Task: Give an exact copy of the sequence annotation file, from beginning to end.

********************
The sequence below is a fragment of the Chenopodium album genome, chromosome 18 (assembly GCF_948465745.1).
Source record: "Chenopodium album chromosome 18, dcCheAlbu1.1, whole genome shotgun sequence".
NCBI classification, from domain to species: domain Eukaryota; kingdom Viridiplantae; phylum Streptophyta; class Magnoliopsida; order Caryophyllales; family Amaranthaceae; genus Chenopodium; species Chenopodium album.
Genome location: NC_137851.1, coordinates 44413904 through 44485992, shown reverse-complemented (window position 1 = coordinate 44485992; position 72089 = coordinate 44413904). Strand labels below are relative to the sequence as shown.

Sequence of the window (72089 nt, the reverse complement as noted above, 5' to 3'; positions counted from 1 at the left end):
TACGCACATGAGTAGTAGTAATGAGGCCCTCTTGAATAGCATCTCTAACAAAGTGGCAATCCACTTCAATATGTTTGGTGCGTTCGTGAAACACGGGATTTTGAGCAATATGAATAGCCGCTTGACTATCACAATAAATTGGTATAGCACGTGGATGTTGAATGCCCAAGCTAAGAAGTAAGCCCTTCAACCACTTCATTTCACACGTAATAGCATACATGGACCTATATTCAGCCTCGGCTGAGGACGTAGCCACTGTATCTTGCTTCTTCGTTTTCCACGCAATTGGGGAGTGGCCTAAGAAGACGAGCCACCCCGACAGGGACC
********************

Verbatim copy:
The sequence below is a fragment of the Chenopodium album genome, chromosome 18 (assembly GCF_948465745.1).
Source record: "Chenopodium album chromosome 18, dcCheAlbu1.1, whole genome shotgun sequence".
NCBI classification, from domain to species: domain Eukaryota; kingdom Viridiplantae; phylum Streptophyta; class Magnoliopsida; order Caryophyllales; family Amaranthaceae; genus Chenopodium; species Chenopodium album.
Genome location: NC_137851.1, coordinates 44413904 through 44485992, shown reverse-complemented (window position 1 = coordinate 44485992; position 72089 = coordinate 44413904). Strand labels below are relative to the sequence as shown.

Sequence of the window (72089 nt, the reverse complement as noted above, 5' to 3'; positions counted from 1 at the left end):
TACGCACATGAGTAGTAGTAATGAGGCCCTCTTGAATAGCATCTCTAACAAAGTGGCAATCCACTTCAATATGTTTGGTGCGTTCGTGAAACACGGGATTTTGAGCAATATGAATAGCCGCTTGACTATCACAATAAATTGGTATAGCACGTGGATGTTGAATGCCCAAGCTAAGAAGTAAGCCCTTCAACCACTTCATTTCACACGTAATAGCATACATGGACCTATATTCAGCCTCGGCTGAGGACGTAGCCACTGTATCTTGCTTCTTCGTTTTCCACGCAATTGGGGAGTGGCCTAAGAAGACGAGCCACCCCGACAGGGACC